In terms of sound quality, the Oppo Enco W51 TW headphones manage well for most music types, with the typical low bass setting that you find in many true wireless headphones these days. If heavy drum and bass are what you live for, you may find them a little underwhelming, but otherwise, they deliver a fairly bright sound across other genres. Listening to Prince's guitar-heavy "Bambi" lost a little bit in the lower tones, but switching up to something lighter like "Raspberry Beret" was a better experience.
The hook for the Oppo Enco W51 TW headphones over Oppo's lower cost true wireless buds is the inclusion of active noise cancellation, handled by the six onboard microphones that gauge outside sound. This is activated or deactivated with a double tap on the left earbud, and it's almost immediately noticeable when you do kick it into gear.
It's also not particularly customisable in the way that other headphones with ANC allow for, so you're stuck with noise cancellation that mostly tends to target lower level sounds. Testing absolute noise cancellation in 2020 is a tricky business because those environments where it's most welcome like noisy offices, public transport and planes are areas that we're just not spending too much time in any more. Getting creative with fans and external chatter noises via streaming media showed the Oppo Enco W51 TW headphones ANC to be reasonable at most tones, but this isn't absolutely exclusionary ANC at play.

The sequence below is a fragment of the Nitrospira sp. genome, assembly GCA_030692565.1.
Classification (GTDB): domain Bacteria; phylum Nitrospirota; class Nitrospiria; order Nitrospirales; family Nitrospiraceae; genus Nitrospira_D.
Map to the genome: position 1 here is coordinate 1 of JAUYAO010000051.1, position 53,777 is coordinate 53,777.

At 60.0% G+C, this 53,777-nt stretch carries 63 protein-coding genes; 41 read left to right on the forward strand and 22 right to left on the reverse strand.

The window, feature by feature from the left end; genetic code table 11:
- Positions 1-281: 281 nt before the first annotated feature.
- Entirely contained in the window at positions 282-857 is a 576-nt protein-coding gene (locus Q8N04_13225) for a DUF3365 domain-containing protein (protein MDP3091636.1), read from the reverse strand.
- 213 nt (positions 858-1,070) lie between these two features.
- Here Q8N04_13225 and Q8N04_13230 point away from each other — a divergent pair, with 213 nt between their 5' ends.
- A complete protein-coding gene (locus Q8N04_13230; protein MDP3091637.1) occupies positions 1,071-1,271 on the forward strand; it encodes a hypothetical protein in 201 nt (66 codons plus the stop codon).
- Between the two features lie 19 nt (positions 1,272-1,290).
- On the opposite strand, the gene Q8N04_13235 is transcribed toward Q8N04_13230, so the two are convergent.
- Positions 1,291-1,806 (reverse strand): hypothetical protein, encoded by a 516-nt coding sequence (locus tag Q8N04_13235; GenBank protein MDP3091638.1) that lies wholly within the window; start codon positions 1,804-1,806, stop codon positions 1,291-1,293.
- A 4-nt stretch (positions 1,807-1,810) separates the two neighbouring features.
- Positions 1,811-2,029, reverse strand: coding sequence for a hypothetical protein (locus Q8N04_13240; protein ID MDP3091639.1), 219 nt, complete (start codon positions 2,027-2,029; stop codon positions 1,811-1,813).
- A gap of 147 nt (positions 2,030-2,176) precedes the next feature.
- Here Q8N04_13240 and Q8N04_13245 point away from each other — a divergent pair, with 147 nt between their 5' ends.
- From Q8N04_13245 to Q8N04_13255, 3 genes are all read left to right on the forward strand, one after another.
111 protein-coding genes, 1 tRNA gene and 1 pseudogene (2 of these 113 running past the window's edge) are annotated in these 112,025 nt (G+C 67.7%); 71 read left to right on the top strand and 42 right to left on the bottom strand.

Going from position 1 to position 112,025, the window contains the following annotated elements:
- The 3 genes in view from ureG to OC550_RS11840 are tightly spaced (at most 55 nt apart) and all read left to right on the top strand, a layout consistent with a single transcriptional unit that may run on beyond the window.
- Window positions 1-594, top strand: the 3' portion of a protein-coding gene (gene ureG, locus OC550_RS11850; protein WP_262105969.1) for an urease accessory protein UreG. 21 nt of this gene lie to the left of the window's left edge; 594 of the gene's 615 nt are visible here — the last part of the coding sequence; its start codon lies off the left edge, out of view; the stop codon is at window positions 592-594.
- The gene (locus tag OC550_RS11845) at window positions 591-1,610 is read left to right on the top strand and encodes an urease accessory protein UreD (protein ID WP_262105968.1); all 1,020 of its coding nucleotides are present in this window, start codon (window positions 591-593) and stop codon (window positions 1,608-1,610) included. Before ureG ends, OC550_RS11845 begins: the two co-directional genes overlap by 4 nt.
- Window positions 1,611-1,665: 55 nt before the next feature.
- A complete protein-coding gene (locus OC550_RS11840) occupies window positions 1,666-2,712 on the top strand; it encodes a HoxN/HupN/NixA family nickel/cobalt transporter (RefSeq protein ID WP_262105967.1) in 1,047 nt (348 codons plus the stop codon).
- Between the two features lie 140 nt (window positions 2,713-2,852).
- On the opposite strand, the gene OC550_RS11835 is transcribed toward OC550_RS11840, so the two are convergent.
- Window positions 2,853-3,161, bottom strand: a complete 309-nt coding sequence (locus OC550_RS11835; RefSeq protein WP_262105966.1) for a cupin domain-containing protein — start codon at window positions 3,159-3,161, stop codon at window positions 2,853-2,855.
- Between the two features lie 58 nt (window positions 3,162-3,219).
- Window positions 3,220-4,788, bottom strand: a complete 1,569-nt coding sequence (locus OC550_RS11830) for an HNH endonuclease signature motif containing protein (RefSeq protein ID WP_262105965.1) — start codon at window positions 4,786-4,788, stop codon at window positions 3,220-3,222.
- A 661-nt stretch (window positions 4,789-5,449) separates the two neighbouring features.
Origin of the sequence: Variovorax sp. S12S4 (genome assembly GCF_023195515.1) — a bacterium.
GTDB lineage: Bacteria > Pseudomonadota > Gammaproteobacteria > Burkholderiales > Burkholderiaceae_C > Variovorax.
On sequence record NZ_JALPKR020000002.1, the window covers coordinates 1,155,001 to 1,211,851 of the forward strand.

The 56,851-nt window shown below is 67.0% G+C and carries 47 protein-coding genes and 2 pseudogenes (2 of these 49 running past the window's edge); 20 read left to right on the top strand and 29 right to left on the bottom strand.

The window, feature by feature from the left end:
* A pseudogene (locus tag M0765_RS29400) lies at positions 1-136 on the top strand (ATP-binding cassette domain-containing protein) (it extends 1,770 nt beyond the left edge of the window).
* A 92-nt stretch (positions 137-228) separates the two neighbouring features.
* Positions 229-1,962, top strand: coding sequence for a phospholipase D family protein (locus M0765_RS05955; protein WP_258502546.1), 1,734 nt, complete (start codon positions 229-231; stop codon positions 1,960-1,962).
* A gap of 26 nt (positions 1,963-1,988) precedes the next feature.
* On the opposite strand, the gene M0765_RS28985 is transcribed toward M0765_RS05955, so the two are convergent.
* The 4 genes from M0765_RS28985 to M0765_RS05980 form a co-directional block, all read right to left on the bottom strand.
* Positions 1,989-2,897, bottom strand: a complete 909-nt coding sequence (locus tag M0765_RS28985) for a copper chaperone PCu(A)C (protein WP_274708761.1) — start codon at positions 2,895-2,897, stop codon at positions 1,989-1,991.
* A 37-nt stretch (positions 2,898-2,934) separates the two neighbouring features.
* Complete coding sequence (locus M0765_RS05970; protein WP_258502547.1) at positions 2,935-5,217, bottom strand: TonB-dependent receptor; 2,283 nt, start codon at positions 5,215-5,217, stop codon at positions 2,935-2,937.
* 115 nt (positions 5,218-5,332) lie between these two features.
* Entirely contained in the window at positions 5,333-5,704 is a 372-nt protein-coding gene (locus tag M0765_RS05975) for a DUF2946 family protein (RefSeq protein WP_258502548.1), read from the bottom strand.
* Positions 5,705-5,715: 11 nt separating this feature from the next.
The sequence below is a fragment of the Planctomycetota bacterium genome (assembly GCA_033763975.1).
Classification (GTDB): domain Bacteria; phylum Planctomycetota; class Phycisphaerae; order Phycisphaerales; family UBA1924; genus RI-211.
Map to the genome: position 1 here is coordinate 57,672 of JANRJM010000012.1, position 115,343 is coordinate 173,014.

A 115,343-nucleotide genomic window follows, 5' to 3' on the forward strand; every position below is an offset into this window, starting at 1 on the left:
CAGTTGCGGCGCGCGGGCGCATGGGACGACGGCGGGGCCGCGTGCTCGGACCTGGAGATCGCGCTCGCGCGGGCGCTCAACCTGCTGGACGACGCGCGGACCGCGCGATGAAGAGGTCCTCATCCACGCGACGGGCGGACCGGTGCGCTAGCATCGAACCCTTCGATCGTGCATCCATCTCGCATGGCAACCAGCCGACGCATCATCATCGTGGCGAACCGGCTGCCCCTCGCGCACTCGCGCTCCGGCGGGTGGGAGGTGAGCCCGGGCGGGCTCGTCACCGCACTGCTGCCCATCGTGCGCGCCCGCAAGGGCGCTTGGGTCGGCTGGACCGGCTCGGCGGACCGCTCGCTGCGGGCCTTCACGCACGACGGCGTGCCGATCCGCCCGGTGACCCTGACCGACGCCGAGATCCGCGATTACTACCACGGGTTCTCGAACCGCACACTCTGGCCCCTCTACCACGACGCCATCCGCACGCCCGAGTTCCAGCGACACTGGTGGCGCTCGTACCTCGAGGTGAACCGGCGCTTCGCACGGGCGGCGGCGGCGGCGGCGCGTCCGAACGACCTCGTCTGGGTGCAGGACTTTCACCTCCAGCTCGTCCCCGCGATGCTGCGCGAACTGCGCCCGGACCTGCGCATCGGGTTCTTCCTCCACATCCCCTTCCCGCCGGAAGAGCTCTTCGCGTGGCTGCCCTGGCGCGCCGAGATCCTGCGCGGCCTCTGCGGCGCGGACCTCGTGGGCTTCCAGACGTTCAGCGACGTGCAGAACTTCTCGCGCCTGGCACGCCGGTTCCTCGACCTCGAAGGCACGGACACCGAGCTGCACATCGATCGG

Like so many true wireless buds, the Oppo Enco W51 TW headphones use taps on each bud to activate individual functions, although how you do this will vary by your phone choice. This isn't the typical Android/iOS divide, but instead a matter of whether you're actually using an Oppo phone. If you're not, then you're stuck with double tap right for next track, double tap left for ANC and triple taps for activating your phone's assistant, and that's your lot. There's no play/pause/call tapping functionality, although the Oppo Enco W51 TW headphones do automatically pause if you remove either bud during playback.
If you want customisation, you'll need to use an Oppo phone running ColorOS7 or better, at which point you can set up actions of your choice for double or triple taps. As with any wireless bud that relies on tapping, it can get a bit irritating when it doesn't interpret your taps correctly, especially for that trickier triple-tap assistant-calling function.
What's genuinely surprising here is that Oppo doesn't have an app of any kind to allow for customisation in either audio or tap set-ups, given that so many of its competitors do just that.
- Good battery life
- Wired or wireless charging
Oppo rates the Oppo Enco W51 TW headphones as being capable of up to three and a half hours with ANC enabled or four hours without it, with the charging case providing up to 20 hours of additional playback time. That's a fair estimate based on my own testing, although the one catch here is that you've got to rely entirely on your phone's estimate of Bluetooth battery life.
The Oppo Enco W51 TW headphones recharge either via USB-C or Qi wireless charging, although naturally the former is a little quicker than the latter.
Should you buy the Oppo Enco TW51?
- Buy it if you want a low-cost decent set of ANC true wireless headphones.
- Don't buy it if you want more control over controls, ANC or sound profiles.
Oppo's first set of ANC buds aren't the best in market by a relatively wide margin, and there's room for improvement, but that does need to be weighed against their $249 asking price. That's a fair rate for the feature set you're getting and the general audio quality on offer, as long as you don't need or want a lot of customisation options.
Pricing and availability
Where to buy
Images: Alex Kidman